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Ann Emerg Med. 1985 Jun;14(6):583-6.

Traumatic cardiac arrest: scope of paramedic services.


The challenge of the 1960s to ambulance care provision was the stimulus for the emergence of prehospital advanced life support (ALS) being provided by paramedic personnel. While services for cardiac disease have been accepted, paramedic activities for the trauma victim continue to be a concern for many trauma surgeons. The capability and success rate of treatment, and the time spent at the scene and during transport to the hospital have raised questions about the overall need for paramedic services. Our study period was from January 1, 1981, to December 31, 1982, and it covered 95 clinically dead trauma victims who were first seen and subsequently treated by paramedics working in a medically controlled emergency medical services system. Endotracheal intubation was successful in 81 of the patients (85%). Esophageal obturator airway use was viewed as unsuccessful intubation. Intravenous (IV) access utilizing 16-gauge angiocaths was placed successfully by a peripheral or jugular vein in 70 patients (74%). Thirty-three patients averaged 860 mL volume infusion (30 to 3,000 mL). Average scene time was 22 minutes. Scene time of patients with unsuccessful IV and endotracheal intubation was 14 minutes (P = .07). Fourteen patients (14.7%) were admitted to the operating room or intensive care unit. Only three of the study group (3.2%) survived.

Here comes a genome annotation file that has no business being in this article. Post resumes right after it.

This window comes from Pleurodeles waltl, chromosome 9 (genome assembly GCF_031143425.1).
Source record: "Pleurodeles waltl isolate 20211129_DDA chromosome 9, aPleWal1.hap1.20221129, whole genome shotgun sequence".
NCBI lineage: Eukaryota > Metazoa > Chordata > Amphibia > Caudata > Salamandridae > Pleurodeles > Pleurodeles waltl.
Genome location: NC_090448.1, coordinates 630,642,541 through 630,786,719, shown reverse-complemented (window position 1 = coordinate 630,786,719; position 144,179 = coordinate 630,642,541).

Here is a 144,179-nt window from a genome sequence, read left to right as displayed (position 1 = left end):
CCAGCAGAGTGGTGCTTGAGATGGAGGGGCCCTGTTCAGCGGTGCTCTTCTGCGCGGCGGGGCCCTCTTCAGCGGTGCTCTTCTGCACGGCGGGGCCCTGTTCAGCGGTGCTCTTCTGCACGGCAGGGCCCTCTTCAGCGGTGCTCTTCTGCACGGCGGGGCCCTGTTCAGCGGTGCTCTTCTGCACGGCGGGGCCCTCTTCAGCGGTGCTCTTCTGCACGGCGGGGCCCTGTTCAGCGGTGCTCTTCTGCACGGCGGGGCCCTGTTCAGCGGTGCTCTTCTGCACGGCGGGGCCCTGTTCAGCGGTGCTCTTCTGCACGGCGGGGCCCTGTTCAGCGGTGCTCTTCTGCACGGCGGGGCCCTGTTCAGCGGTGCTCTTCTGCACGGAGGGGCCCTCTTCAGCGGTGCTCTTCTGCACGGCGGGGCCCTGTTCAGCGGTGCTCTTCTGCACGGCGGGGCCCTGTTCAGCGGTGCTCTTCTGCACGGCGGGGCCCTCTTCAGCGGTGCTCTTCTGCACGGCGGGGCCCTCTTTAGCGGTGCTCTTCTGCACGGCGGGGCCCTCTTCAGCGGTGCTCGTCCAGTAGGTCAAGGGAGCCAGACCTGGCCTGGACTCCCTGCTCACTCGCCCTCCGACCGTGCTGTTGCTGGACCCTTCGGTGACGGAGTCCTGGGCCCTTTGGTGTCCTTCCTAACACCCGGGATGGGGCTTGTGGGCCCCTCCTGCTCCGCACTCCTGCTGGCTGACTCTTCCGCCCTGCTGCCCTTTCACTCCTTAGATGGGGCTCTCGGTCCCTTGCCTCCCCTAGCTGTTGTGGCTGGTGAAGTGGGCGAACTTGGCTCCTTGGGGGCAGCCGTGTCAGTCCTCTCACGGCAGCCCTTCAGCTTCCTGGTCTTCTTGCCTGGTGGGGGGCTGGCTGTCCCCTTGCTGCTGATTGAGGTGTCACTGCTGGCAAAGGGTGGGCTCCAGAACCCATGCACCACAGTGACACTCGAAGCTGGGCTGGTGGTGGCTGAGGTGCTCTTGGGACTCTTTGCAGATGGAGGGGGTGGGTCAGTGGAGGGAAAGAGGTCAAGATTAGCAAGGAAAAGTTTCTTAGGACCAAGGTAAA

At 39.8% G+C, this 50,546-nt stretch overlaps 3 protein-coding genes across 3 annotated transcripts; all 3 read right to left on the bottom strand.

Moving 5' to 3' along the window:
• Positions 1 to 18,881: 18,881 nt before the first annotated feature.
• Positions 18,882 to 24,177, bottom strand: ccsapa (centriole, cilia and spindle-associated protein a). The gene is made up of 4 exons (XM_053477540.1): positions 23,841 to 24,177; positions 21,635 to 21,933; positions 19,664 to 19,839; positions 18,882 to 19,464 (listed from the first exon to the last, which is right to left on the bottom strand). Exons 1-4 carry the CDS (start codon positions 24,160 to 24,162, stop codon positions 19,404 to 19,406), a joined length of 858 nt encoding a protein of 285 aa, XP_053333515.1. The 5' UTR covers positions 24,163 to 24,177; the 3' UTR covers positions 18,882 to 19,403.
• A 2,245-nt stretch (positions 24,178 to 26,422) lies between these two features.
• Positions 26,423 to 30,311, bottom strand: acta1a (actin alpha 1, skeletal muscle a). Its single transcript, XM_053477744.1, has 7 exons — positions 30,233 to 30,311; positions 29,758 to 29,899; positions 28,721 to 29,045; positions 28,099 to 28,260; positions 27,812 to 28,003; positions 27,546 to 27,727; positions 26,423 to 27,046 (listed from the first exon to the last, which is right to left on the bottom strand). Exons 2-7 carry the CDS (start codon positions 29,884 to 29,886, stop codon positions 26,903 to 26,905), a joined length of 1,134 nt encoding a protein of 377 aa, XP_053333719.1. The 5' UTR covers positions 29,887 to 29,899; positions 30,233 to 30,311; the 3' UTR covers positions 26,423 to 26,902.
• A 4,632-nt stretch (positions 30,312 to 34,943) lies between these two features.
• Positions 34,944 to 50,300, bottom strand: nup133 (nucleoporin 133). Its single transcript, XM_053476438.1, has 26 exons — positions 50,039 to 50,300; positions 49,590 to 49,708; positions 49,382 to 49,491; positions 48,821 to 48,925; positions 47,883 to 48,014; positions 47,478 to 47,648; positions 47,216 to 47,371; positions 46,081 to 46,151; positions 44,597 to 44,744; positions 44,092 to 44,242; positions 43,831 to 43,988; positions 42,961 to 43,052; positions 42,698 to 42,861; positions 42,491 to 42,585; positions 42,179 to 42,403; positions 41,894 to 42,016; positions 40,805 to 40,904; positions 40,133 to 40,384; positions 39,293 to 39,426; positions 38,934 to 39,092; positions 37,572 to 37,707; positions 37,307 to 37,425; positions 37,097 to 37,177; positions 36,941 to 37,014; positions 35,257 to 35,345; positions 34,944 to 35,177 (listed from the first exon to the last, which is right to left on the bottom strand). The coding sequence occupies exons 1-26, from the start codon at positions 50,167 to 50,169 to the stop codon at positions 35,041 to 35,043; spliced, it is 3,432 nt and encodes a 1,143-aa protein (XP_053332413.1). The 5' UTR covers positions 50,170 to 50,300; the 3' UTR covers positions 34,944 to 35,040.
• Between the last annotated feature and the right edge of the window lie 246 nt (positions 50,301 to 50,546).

[Indexed for MEDLINE]

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